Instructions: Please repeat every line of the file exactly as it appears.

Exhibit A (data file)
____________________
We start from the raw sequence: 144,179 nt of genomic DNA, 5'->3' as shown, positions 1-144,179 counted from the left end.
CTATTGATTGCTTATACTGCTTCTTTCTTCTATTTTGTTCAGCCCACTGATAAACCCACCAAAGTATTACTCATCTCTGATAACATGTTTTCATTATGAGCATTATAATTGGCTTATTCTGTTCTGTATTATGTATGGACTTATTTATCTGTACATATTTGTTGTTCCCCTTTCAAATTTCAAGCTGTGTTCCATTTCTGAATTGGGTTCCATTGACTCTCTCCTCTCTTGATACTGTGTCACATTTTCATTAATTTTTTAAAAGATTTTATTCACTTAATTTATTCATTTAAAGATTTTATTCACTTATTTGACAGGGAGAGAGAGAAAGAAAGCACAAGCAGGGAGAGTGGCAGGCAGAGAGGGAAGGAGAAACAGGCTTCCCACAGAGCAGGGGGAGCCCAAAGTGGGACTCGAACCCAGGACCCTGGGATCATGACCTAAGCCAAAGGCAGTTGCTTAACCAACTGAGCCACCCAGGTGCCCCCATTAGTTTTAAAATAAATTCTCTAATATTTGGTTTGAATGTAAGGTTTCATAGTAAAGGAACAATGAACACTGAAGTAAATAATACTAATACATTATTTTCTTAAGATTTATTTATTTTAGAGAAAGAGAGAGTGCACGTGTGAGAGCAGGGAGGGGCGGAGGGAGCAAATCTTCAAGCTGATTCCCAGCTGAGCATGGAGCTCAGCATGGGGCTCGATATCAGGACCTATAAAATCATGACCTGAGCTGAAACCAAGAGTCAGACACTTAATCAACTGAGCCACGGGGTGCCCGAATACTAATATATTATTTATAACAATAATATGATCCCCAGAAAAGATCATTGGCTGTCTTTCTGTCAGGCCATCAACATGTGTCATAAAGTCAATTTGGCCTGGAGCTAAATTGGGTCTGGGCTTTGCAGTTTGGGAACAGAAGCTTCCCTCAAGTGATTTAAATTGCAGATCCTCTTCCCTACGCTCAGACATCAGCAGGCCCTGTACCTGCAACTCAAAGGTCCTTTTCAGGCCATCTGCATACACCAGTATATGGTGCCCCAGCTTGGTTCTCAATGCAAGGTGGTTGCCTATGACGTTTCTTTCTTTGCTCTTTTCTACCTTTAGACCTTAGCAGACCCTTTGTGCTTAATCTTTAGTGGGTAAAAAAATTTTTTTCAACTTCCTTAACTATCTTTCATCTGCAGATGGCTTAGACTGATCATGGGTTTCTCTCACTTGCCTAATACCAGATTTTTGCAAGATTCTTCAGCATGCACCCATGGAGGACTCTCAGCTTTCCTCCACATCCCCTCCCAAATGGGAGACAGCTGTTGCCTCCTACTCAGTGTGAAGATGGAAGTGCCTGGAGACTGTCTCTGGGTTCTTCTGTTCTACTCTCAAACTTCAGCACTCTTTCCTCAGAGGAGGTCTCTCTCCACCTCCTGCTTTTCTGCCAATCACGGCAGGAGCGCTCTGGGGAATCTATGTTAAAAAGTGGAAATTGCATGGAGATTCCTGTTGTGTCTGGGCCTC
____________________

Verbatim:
We start from the raw sequence: 144,179 nt of genomic DNA, 5'->3' as shown, positions 1-144,179 counted from the left end.
CTATTGATTGCTTATACTGCTTCTTTCTTCTATTTTGTTCAGCCCACTGATAAACCCACCAAAGTATTACTCATCTCTGATAACATGTTTTCATTATGAGCATTATAATTGGCTTATTCTGTTCTGTATTATGTATGGACTTATTTATCTGTACATATTTGTTGTTCCCCTTTCAAATTTCAAGCTGTGTTCCATTTCTGAATTGGGTTCCATTGACTCTCTCCTCTCTTGATACTGTGTCACATTTTCATTAATTTTTTAAAAGATTTTATTCACTTAATTTATTCATTTAAAGATTTTATTCACTTATTTGACAGGGAGAGAGAGAAAGAAAGCACAAGCAGGGAGAGTGGCAGGCAGAGAGGGAAGGAGAAACAGGCTTCCCACAGAGCAGGGGGAGCCCAAAGTGGGACTCGAACCCAGGACCCTGGGATCATGACCTAAGCCAAAGGCAGTTGCTTAACCAACTGAGCCACCCAGGTGCCCCCATTAGTTTTAAAATAAATTCTCTAATATTTGGTTTGAATGTAAGGTTTCATAGTAAAGGAACAATGAACACTGAAGTAAATAATACTAATACATTATTTTCTTAAGATTTATTTATTTTAGAGAAAGAGAGAGTGCACGTGTGAGAGCAGGGAGGGGCGGAGGGAGCAAATCTTCAAGCTGATTCCCAGCTGAGCATGGAGCTCAGCATGGGGCTCGATATCAGGACCTATAAAATCATGACCTGAGCTGAAACCAAGAGTCAGACACTTAATCAACTGAGCCACGGGGTGCCCGAATACTAATATATTATTTATAACAATAATATGATCCCCAGAAAAGATCATTGGCTGTCTTTCTGTCAGGCCATCAACATGTGTCATAAAGTCAATTTGGCCTGGAGCTAAATTGGGTCTGGGCTTTGCAGTTTGGGAACAGAAGCTTCCCTCAAGTGATTTAAATTGCAGATCCTCTTCCCTACGCTCAGACATCAGCAGGCCCTGTACCTGCAACTCAAAGGTCCTTTTCAGGCCATCTGCATACACCAGTATATGGTGCCCCAGCTTGGTTCTCAATGCAAGGTGGTTGCCTATGACGTTTCTTTCTTTGCTCTTTTCTACCTTTAGACCTTAGCAGACCCTTTGTGCTTAATCTTTAGTGGGTAAAAAAATTTTTTTCAACTTCCTTAACTATCTTTCATCTGCAGATGGCTTAGACTGATCATGGGTTTCTCTCACTTGCCTAATACCAGATTTTTGCAAGATTCTTCAGCATGCACCCATGGAGGACTCTCAGCTTTCCTCCACATCCCCTCCCAAATGGGAGACAGCTGTTGCCTCCTACTCAGTGTGAAGATGGAAGTGCCTGGAGACTGTCTCTGGGTTCTTCTGTTCTACTCTCAAACTTCAGCACTCTTTCCTCAGAGGAGGTCTCTCTCCACCTCCTGCTTTTCTGCCAATCACGGCAGGAGCGCTCTGGGGAATCTATGTTAAAAAGTGGAAATTGCATGGAGATTCCTGTTGTGTCTGGGCCTC